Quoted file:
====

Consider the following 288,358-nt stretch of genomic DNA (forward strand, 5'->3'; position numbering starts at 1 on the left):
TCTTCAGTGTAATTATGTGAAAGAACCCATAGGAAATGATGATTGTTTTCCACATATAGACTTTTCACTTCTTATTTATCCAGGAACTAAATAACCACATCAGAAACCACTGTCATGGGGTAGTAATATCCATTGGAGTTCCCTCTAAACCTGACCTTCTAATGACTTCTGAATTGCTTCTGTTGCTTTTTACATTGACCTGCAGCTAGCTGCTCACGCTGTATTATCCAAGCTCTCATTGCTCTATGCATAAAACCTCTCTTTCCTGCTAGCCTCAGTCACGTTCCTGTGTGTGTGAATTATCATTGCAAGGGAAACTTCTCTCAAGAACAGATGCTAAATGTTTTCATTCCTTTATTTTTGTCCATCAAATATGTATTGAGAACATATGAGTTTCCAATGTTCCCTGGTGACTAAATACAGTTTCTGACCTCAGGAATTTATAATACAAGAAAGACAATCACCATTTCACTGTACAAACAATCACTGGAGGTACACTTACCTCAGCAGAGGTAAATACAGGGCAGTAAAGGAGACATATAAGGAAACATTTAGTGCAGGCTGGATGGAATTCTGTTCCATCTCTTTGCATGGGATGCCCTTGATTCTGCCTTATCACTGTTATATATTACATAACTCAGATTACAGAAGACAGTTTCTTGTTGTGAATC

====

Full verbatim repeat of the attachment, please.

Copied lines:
Consider the following 288,358-nt stretch of genomic DNA (forward strand, 5'->3'; position numbering starts at 1 on the left):
TCTTCAGTGTAATTATGTGAAAGAACCCATAGGAAATGATGATTGTTTTCCACATATAGACTTTTCACTTCTTATTTATCCAGGAACTAAATAACCACATCAGAAACCACTGTCATGGGGTAGTAATATCCATTGGAGTTCCCTCTAAACCTGACCTTCTAATGACTTCTGAATTGCTTCTGTTGCTTTTTACATTGACCTGCAGCTAGCTGCTCACGCTGTATTATCCAAGCTCTCATTGCTCTATGCATAAAACCTCTCTTTCCTGCTAGCCTCAGTCACGTTCCTGTGTGTGTGAATTATCATTGCAAGGGAAACTTCTCTCAAGAACAGATGCTAAATGTTTTCATTCCTTTATTTTTGTCCATCAAATATGTATTGAGAACATATGAGTTTCCAATGTTCCCTGGTGACTAAATACAGTTTCTGACCTCAGGAATTTATAATACAAGAAAGACAATCACCATTTCACTGTACAAACAATCACTGGAGGTACACTTACCTCAGCAGAGGTAAATACAGGGCAGTAAAGGAGACATATAAGGAAACATTTAGTGCAGGCTGGATGGAATTCTGTTCCATCTCTTTGCATGGGATGCCCTTGATTCTGCCTTATCACTGTTATATATTACATAACTCAGATTACAGAAGACAGTTTCTTGTTGTGAATC